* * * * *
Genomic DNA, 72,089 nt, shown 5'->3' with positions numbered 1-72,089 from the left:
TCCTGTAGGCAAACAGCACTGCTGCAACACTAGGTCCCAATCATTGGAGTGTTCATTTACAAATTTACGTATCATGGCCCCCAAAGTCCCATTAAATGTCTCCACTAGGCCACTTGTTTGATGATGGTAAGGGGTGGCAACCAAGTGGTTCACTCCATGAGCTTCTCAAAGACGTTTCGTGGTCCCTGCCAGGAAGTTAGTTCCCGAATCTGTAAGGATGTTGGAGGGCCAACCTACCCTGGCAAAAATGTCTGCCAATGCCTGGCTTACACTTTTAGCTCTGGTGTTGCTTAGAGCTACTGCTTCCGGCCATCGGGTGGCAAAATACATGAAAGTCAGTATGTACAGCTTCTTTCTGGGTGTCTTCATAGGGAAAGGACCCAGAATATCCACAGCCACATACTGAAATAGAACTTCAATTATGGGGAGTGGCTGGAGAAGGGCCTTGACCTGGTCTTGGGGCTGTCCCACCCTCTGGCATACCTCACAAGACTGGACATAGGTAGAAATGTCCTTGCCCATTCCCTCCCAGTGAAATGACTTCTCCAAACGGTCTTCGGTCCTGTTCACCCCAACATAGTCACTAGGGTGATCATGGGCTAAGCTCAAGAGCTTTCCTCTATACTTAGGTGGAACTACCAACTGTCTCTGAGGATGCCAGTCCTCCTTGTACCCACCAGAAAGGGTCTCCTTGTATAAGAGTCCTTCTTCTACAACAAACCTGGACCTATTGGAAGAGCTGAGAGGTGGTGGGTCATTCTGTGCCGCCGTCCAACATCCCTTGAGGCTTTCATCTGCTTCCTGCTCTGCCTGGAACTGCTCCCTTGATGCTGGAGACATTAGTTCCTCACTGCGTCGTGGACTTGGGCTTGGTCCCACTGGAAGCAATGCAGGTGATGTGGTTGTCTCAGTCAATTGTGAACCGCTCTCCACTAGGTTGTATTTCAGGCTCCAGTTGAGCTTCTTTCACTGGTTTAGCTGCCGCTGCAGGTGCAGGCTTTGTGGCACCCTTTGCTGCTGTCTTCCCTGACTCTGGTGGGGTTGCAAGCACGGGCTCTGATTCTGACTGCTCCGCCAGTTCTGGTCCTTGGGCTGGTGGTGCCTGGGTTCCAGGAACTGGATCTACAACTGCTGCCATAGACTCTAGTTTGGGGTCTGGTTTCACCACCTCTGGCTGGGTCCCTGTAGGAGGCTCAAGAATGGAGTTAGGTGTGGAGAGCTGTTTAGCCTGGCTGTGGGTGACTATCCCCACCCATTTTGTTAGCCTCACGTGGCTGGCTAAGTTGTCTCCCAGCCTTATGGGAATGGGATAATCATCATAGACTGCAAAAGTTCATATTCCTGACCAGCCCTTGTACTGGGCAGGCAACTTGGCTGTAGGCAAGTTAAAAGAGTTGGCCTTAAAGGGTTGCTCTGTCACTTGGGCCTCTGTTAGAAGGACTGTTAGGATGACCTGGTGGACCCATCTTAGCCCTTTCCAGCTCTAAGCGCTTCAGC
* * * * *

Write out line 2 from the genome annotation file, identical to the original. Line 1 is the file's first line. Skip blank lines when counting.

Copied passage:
TCCTGTAGGCAAACAGCACTGCTGCAACACTAGGTCCCAATCATTGGAGTGTTCATTTACAAATTTACGTATCATGGCCCCCAAAGTCCCATTAAATGTCTCCACTAGGCCACTTGTTTGATGATGGTAAGGGGTGGCAACCAAGTGGTTCACTCCATGAGCTTCTCAAAGACGTTTCGTGGTCCCTGCCAGGAAGTTAGTTCCCGAATCTGTAAGGATGTTGGAGGGCCAACCTACCCTGGCAAAAATGTCTGCCAATGCCTGGCTTACACTTTTAGCTCTGGTGTTGCTTAGAGCTACTGCTTCCGGCCATCGGGTGGCAAAATACATGAAAGTCAGTATGTACAGCTTCTTTCTGGGTGTCTTCATAGGGAAAGGACCCAGAATATCCACAGCCACATACTGAAATAGAACTTCAATTATGGGGAGTGGCTGGAGAAGGGCCTTGACCTGGTCTTGGGGCTGTCCCACCCTCTGGCATACCTCACAAGACTGGACATAGGTAGAAATGTCCTTGCCCATTCCCTCCCAGTGAAATGACTTCTCCAAACGGTCTTCGGTCCTGTTCACCCCAACATAGTCACTAGGGTGATCATGGGCTAAGCTCAAGAGCTTTCCTCTATACTTAGGTGGAACTACCAACTGTCTCTGAGGATGCCAGTCCTCCTTGTACCCACCAGAAAGGGTCTCCTTGTATAAGAGTCCTTCTTCTACAACAAACCTGGACCTATTGGAAGAGCTGAGAGGTGGTGGGTCATTCTGTGCCGCCGTCCAACATCCCTTGAGGCTTTCATCTGCTTCCTGCTCTGCCTGGAACTGCTCCCTTGATGCTGGAGACATTAGTTCCTCACTGCGTCGTGGACTTGGGCTTGGTCCCACTGGAAGCAATGCAGGTGATGTGGTTGTCTCAGTCAATTGTGAACCGCTCTCCACTAGGTTGTATTTCAGGCTCCAGTTGAGCTTCTTTCACTGGTTTAGCTGCCGCTGCAGGTGCAGGCTTTGTGGCACCCTTTGCTGCTGTCTTCCCTGACTCTGGTGGGGTTGCAAGCACGGGCTCTGATTCTGACTGCTCCGCCAGTTCTGGTCCTTGGGCTGGTGGTGCCTGGGTTCCAGGAACTGGATCTACAACTGCTGCCATAGACTCTAGTTTGGGGTCTGGTTTCACCACCTCTGGCTGGGTCCCTGTAGGAGGCTCAAGAATGGAGTTAGGTGTGGAGAGCTGTTTAGCCTGGCTGTGGGTGACTATCCCCACCCATTTTGTTAGCCTCACGTGGCTGGCTAAGTTGTCTCCCAGCCTTATGGGAATGGGATAATCATCATAGACTGCAAAAGTTCATATTCCTGACCAGCCCTTGTACTGGGCAGGCAACTTGGCTGTAGGCAAGTTAAAAGAGTTGGCCTTAAAGGGTTGCTCTGTCACTTGGGCCTCTGTTAGAAGGACTGTTAGGATGACCTGGTGGACCCATCTTAGCCCTTTCCAGCTCTAAGCGCTTCAGC